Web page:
Uganda is fighting the coronavirus that the World Health Organization (WHO) declined as a pandemic and has claimed “hundred of thousands” of lives. In the fight to combat the virus, the government set up SOPs directives such as wearing masks, social distancing, sanitizing, regular washing of hands as well as gone the extra mile of suspending public & private transportation, closing down businesses, limiting the number of people in offices.
As the fight continues, the government began administering a mass vaccination exercise of Covid-19 country-wide that will ultimately have the critical percentage of all citizens, residents, and refugees get the jab —while still following SOPs. According to online sources, over 800,000+ citizens have been vaccinated and these are mostly people from Urban areas.
With the country receiving more Covid-19 vaccine doses, the rural people and refugees are among the people that are to get vaccinated. However, most health centers in rural areas and refugee camps are having the problem of the vaccines getting destroyed due to a lack of refrigeration.
“Within an average of four hours, a non-refrigerated vaccine becomes ineffective,” said Amos Asiku, the facility in charge at Bidibidi Health Centre III in Northern Uganda. Who adds that the vaccines getting destroyed due to lack of refrigeration at the health center which has been operational since 2016.
The Bidibidi Health Centre III has been using gas-powered fridges which get multiple mechanical faults causing breakdowns every so often, putting the vaccines at risk of getting destroyed. In addition, refilling of the gas in the fridge was strenuous since it was done from a distant area lasting multiple days.
“It had frequent breakdowns and when it went off, the faster you acted, the better, because the fridge would no longer be regulated, the vaccines would go bad which I termed as wasted because it can no longer be used,” explained Asiku.
In the event of a breakdown, Bidibidi Health Centre III would move all the vaccines to a nearby government hospital for refrigeration which affected operation at the health center in addition to time wastage.
In a twist of events, MTN through its foundation arm, MTN Foundation partnered with the United Nations High Commissioner for Refugees (UNHCR) and donated solar-powered fridges to 10 health centers that would become the salvation to a pandemic in the refugee settlement.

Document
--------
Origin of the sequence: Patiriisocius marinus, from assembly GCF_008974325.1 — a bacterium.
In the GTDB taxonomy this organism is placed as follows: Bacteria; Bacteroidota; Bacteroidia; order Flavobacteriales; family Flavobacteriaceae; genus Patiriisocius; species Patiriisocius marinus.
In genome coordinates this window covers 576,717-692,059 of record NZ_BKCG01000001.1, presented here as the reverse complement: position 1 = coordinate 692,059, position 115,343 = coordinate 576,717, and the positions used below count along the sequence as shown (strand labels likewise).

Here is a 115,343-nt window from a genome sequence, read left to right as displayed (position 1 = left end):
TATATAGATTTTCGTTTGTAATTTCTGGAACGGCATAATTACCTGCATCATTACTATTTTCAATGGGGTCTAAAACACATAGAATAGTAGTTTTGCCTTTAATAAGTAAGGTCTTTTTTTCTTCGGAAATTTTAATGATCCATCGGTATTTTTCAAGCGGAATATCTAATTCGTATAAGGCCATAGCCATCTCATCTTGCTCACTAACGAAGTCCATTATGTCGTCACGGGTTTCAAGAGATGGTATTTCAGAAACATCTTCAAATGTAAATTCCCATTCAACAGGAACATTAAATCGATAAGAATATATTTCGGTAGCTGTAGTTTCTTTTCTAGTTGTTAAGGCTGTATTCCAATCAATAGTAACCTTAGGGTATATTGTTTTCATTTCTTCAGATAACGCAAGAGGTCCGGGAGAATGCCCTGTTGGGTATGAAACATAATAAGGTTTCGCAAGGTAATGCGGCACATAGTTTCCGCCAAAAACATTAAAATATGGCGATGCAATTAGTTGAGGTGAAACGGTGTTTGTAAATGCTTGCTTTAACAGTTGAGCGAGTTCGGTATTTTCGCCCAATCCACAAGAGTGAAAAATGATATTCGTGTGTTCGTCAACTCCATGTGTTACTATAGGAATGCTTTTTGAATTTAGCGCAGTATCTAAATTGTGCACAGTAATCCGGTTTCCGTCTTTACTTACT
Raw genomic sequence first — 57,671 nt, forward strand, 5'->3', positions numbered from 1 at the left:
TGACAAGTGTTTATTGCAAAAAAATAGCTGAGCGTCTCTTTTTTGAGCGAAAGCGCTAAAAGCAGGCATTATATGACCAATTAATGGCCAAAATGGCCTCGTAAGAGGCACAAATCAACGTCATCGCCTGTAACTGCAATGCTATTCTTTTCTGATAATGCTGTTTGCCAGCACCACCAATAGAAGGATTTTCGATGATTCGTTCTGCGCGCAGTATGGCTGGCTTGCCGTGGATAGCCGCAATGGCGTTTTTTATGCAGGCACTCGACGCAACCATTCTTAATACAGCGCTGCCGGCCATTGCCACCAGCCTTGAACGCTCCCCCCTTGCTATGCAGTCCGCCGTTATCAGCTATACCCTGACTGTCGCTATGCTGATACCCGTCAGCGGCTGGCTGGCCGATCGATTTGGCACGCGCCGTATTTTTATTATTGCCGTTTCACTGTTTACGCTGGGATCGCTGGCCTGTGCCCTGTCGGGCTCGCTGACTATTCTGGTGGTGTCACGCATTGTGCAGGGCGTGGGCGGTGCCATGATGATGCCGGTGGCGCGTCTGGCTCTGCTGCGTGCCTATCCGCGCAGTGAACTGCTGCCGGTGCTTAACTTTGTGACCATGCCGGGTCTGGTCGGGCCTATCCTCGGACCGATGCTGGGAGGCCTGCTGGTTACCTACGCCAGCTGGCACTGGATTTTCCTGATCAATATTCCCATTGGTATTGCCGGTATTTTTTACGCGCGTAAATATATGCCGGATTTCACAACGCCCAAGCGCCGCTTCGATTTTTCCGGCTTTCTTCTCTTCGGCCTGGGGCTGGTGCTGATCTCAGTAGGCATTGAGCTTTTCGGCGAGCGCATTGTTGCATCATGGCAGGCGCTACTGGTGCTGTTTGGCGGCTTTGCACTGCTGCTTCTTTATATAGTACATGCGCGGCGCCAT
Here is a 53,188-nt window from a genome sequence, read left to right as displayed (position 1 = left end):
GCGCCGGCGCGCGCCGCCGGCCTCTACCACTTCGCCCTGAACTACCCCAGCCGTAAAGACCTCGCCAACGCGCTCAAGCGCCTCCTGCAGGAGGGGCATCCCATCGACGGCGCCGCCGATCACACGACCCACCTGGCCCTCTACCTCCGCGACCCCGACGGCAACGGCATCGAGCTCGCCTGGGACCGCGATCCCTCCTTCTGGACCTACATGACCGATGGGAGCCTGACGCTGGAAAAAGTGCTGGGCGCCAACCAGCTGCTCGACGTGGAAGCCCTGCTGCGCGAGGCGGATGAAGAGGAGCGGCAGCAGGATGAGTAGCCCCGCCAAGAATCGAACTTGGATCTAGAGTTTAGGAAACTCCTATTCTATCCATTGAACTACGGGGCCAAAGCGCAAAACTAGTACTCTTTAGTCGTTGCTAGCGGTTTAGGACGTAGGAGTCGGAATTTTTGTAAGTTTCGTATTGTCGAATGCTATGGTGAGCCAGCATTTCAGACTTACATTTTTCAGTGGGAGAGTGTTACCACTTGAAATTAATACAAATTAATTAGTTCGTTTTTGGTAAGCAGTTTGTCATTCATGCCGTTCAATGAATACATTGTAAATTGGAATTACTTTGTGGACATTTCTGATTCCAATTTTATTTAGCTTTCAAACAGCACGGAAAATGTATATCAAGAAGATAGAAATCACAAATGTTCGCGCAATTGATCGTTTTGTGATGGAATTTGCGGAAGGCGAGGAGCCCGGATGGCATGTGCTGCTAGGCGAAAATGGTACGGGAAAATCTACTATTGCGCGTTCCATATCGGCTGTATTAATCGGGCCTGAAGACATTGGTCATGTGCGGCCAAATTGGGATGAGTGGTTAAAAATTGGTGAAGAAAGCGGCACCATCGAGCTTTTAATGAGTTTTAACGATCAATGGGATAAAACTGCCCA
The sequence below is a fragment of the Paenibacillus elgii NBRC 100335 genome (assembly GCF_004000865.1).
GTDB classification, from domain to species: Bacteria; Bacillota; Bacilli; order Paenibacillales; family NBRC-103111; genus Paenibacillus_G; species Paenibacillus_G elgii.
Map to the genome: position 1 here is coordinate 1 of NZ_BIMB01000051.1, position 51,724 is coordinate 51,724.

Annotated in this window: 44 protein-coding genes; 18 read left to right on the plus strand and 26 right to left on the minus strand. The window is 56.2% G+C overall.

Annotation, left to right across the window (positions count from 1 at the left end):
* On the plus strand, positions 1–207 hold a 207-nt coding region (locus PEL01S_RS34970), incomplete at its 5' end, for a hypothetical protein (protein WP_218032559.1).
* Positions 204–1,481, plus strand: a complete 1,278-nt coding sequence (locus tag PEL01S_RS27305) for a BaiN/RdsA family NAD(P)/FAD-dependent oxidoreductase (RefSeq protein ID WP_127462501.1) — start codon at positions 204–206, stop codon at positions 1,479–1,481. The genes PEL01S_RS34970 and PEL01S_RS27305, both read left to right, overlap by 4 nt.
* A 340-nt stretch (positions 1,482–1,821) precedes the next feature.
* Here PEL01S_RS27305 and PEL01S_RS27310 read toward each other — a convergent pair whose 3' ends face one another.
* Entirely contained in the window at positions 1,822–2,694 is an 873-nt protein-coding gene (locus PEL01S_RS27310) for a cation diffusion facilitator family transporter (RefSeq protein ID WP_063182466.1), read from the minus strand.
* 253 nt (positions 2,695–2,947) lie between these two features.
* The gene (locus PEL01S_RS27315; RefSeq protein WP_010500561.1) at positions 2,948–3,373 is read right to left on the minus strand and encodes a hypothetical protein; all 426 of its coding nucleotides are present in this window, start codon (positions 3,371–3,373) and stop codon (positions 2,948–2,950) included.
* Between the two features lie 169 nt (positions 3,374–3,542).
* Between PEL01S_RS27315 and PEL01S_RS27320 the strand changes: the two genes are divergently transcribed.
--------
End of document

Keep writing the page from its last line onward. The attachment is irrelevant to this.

“MTN gave us a solar-powered fridge that is able to run for 24 hours. It makes the antigens available for patients meaning they are able to access them at any time. Some of the vaccines housed at the health center include polio, HPV, and Covid-19,” Asiku said.
According to Asiku, the fridge has been very critical in the safekeeping of the Covid-19 vaccines which were received in May and have been administered in accordance with Ministry of Health guidelines. “Covid-19 vaccines are maintained on the cold chain so we are able to maintain them under cold conditions to keep them safe until such a time when people wanted to take the vaccine,” he said.
The health center is a medical relief to South Sudanese refugees and most recently Congolese refugees along with the area host community.
Other than Bidibidi Health Centre III, MTN Foundation also donated solar-powered fridges to health centers including; Odupi Health Centre III, Imvepi Refugee Settlement, Swinga Health Centre II, Bidibidi Refugee Settlement, Bangatuti Health Centre III, Idiwa Health Centre III, Palorinya Refugee Settlement, PaludaHealth Centre II, Nakivale Refugee Settlement and Rulongo Health Centre II. The solar-powered fridges are worth UGX600 million and a large enough to accommodate more doses of vaccines.
Speaking days after the commemoration of the world refugee day, Conrad Olowo, Project Manager, MTN Foundation says MTN has over the years dedicated a lot of support to all communities including refugees in Uganda.
“We are glad to have played a critical role in strengthening the fight against Covid-19. MTN through its operations also ensures to contribute to the fight against the virus through streamlining communication and financial services through mobile money,” said Olowo.
This was reiterated by Wendy Daphne Kasujja the assistant Reporting Officer, External Engagement, UNHCR who affirmed that MTN has supported the refugees in Uganda and host communities with a focus on the health sector.
“Through their donation of medical fridges and construction of a full maternity ward in Palorinya refugee settlement, MTN has helped in ensuring that children get immunized, and contributed to the improvement of maternal and child health. The support received is not limited to refugees alone but includes the host communities in which they live, since refugees access the same government health facilities as the nationals,” she said.
UNHCR urged the private sector to support the refugee response in Uganda; home to 1.5 million refugees and asylum-seekers.